After coming over on the water taxi you could turn right and go down along the dock as described or cross the entry road and go up the stairs to the front desk and dining area. There is a bar there next to the dining area and seating for either that over looks the top of the trees and out to the 2 keys and ocean beyond that. The view reminded me of the view from the dining area in Fiji.
Speaking of Fiji, after the 10 hours it took to get there last year, getting to Roatan was a breeze. Less then 3 hours to Houston and then less then 3 hours straight into Roatan. Normally the excitement starts when we get to the destination. Luckily one of our instructors from the shop gave us some before we left. John called me about 2 weeks before we left and said that he and his wife were still waiting for their passports. At the start of 2007, the government decided everyone needs a passport, even for Mexico and Canada. Needless to say, the normal one month turn around time is up to three months. John had turned his in with plenty of time or so he thought. Two weeks before we left, we figured out a few options in case they didn't show up but John had been assured that his passports would arrive in time. Fast forward to 2 days before we are supposed to leave and still no sign of passports. Luckily John has a good friend in Utah Senator Orin Hatch. (Once again proving it's not what you know.) By Friday afternoon, 18 hours before we leave, the Senator's office tracks down the passports in San Francisco. They'll be here by Saturday morning. We remain in contact knowing it will be a very close thing. One half hour before the plane leaves, I get a call from John, he's at the airport FedEx office and they have just gotten the passports off the plane. Luckily John had just certified one of the Continental agents at the airport and she got him through check in and security and on the plane just in minutes before we left. All's well that ends well.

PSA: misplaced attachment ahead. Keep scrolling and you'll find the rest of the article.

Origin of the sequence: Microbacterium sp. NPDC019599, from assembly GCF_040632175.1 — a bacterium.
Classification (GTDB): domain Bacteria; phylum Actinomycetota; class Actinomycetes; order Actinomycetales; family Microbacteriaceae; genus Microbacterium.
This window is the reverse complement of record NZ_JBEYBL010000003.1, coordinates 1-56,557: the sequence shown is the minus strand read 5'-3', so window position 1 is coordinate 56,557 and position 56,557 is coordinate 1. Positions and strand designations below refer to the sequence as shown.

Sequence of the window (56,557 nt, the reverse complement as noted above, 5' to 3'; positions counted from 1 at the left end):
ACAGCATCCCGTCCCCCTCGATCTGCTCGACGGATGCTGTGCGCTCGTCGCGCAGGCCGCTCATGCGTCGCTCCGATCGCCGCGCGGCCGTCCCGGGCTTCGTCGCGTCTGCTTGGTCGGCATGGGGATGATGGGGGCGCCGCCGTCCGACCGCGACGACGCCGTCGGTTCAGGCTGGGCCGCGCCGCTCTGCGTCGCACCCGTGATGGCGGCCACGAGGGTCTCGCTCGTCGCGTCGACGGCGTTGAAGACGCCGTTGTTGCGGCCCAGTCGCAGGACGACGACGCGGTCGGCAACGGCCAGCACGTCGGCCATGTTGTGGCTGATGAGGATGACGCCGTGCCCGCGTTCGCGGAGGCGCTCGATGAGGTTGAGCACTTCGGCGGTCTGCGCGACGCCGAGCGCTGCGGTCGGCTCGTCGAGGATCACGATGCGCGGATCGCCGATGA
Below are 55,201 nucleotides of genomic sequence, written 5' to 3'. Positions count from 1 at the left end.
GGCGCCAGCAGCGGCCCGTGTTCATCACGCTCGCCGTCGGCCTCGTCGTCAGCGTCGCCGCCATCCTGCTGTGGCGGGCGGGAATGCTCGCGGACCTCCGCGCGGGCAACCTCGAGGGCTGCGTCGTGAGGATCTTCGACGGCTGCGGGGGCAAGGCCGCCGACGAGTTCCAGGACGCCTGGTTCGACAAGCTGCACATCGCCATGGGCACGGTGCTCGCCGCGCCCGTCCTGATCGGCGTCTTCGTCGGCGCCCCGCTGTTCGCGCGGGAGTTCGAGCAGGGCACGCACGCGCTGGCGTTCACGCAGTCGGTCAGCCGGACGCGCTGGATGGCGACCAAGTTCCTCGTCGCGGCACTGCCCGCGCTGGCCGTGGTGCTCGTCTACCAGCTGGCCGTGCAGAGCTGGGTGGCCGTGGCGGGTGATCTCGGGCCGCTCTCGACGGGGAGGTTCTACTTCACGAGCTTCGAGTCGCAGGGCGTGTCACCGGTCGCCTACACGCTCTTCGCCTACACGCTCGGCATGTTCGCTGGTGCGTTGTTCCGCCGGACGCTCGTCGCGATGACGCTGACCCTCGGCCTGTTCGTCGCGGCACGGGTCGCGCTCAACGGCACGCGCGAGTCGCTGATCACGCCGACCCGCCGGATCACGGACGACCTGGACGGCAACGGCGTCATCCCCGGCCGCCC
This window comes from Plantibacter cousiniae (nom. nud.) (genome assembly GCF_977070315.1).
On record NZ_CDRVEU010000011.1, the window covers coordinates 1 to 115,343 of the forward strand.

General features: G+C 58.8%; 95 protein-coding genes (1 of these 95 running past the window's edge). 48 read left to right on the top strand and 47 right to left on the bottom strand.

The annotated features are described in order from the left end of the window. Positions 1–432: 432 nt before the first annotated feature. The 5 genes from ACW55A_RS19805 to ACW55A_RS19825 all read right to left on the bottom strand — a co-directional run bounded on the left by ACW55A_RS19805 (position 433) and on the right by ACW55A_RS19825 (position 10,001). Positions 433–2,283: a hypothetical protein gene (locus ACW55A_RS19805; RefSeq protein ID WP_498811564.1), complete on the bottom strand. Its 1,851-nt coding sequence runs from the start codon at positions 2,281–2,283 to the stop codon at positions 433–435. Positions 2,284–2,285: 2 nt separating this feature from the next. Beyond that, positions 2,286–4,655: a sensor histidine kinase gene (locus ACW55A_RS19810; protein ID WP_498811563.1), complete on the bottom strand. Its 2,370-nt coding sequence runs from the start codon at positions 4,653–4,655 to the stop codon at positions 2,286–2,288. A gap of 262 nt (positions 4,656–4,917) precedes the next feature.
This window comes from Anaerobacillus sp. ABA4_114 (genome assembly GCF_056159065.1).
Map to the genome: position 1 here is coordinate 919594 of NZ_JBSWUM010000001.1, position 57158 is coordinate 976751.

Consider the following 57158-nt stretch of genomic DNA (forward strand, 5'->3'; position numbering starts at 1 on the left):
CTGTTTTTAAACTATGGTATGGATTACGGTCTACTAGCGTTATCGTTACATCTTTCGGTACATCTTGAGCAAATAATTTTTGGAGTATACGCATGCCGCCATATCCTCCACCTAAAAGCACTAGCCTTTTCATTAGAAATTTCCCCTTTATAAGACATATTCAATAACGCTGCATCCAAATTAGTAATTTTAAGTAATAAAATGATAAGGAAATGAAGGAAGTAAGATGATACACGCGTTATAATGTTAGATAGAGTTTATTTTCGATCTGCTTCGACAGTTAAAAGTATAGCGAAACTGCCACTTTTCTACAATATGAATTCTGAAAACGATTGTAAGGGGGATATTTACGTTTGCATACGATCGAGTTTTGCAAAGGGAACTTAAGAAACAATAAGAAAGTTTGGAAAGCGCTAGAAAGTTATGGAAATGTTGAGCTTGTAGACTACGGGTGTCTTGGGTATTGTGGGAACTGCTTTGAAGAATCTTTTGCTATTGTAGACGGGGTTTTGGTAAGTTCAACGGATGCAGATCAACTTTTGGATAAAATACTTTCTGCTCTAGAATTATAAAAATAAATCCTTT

One of the things that stands out about AKR is the service. After we got through customs one of their people meet us, took our luggage claim checks and all we had to do was point out our bags and they were taken from there. We didn't see them again until we got to our rooms and they were sitting on the porch.